SUMMING IT UP GRAND FORKS: City welcomes proposals on properties they own

Mona Mattei
By Mona Mattei
February 4th, 2013

 Headway was made on setting new policies for council meetings, electrical price increases cleared approvals, and offers were opened on two city owned properties at Grand Forks city council’s last meeting.

Council directed staff to proceed with a real estate strategy for guidelines on city-owned lands acquisition, disposition and leasing at the meeting Monday, Jan. 28. The proposed plan allows city staff to administer city real estate transactions in the budgeting process or through resolution at council.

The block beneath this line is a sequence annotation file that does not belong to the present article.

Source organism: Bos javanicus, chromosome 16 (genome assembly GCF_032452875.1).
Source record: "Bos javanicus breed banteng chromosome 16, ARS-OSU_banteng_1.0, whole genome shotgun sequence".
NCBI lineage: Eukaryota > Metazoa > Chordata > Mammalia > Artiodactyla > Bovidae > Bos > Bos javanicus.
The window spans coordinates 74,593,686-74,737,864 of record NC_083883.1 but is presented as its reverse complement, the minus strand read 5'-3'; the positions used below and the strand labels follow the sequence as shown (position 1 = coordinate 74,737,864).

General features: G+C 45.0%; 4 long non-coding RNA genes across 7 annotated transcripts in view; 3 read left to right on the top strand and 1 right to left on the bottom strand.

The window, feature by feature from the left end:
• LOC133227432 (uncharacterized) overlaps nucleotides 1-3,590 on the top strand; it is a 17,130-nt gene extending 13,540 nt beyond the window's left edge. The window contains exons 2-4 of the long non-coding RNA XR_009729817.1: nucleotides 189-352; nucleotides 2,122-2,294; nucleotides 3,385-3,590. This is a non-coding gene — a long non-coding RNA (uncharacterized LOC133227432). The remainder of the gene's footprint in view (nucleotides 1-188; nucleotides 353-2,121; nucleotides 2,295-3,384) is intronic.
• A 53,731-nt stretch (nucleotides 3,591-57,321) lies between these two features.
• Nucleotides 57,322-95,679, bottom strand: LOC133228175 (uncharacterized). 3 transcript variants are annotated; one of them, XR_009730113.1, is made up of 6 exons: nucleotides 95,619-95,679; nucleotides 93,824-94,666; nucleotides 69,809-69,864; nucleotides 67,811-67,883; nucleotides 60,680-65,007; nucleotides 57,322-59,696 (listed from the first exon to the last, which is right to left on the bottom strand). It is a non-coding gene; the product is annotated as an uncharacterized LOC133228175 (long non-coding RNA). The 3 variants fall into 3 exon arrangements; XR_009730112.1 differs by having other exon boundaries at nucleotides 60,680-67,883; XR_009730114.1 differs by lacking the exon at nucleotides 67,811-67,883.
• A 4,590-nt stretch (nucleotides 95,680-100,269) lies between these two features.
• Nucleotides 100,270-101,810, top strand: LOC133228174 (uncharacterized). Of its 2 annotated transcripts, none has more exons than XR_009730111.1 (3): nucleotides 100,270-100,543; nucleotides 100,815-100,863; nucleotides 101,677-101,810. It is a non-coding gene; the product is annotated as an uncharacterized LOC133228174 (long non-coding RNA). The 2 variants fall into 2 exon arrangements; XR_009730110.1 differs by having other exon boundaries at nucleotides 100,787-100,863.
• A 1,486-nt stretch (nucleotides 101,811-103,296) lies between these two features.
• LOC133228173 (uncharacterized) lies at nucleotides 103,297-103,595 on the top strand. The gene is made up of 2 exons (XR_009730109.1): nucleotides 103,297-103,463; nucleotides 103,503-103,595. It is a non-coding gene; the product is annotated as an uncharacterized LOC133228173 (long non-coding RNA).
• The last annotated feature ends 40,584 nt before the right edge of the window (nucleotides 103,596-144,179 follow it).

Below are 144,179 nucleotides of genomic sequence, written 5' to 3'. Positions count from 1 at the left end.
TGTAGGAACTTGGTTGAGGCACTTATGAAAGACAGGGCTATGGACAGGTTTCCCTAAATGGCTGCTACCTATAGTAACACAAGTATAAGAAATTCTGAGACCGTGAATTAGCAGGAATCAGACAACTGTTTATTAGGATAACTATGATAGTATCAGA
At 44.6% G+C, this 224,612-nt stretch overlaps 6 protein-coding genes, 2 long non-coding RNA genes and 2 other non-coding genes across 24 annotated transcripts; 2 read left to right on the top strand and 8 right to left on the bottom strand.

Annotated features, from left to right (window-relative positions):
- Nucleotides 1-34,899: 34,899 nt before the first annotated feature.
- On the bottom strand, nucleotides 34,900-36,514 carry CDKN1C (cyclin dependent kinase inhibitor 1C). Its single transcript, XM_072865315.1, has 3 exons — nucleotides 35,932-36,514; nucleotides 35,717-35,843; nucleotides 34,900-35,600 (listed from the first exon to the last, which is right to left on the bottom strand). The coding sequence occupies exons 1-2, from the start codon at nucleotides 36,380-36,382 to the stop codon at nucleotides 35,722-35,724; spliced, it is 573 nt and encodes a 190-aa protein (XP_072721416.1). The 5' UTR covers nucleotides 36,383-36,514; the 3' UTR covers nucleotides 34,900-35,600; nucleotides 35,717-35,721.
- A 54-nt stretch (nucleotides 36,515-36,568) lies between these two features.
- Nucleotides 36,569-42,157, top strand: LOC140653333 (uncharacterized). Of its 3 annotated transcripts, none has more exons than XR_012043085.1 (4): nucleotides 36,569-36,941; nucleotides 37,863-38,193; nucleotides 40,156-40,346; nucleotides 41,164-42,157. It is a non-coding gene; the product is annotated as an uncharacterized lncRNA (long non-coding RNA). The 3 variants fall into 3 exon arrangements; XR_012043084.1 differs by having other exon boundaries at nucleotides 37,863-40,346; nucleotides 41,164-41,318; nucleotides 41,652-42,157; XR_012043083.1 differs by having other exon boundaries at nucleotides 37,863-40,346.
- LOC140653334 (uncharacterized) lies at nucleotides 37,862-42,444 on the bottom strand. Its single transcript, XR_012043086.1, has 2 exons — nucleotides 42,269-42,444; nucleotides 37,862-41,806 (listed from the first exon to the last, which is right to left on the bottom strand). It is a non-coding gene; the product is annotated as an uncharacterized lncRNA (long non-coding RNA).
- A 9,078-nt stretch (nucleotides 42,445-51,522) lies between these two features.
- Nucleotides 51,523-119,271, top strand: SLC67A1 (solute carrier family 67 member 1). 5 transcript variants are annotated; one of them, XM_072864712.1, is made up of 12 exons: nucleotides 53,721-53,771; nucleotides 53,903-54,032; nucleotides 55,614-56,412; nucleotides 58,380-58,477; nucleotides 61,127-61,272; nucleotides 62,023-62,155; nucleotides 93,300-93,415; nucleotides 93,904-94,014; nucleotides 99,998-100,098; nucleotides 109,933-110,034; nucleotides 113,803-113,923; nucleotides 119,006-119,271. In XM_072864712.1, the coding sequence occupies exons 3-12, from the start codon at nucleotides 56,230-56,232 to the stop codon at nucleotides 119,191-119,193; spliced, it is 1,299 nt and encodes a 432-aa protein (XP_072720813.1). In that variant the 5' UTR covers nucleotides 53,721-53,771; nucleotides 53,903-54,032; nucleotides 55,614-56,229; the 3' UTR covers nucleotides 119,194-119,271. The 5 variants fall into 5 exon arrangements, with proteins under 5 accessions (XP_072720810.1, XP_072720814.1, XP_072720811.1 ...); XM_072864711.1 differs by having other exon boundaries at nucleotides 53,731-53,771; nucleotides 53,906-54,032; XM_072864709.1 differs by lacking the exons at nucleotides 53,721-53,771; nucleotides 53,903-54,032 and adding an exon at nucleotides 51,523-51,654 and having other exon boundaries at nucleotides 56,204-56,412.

“Staff and council are always challenged with opportunities when a property comes up for purchase or disposal,” said Doug Allin, chief administrative officer for the city. “The idea behind the initiative is to identify and marry the strategy to council’s long-standing plans… The policy for staff to follow will guide us in how we do things and how council makes decisions.”

Allin went on to identify the need for a proposal process for two specific properties, but added that council should look at their entire inventory and create an overall strategy that meshes with existing plans including the sustainable Grand Forks plan, the official community plan, financial plans, etc.

The request for proposals (RFP), for the old Wildlife Hall and a newly acquired property at 7212 Riverside Drive, will open process for community organizations to bid on options for the properties with an eye to creating oppportunities for employment, development or community benefit.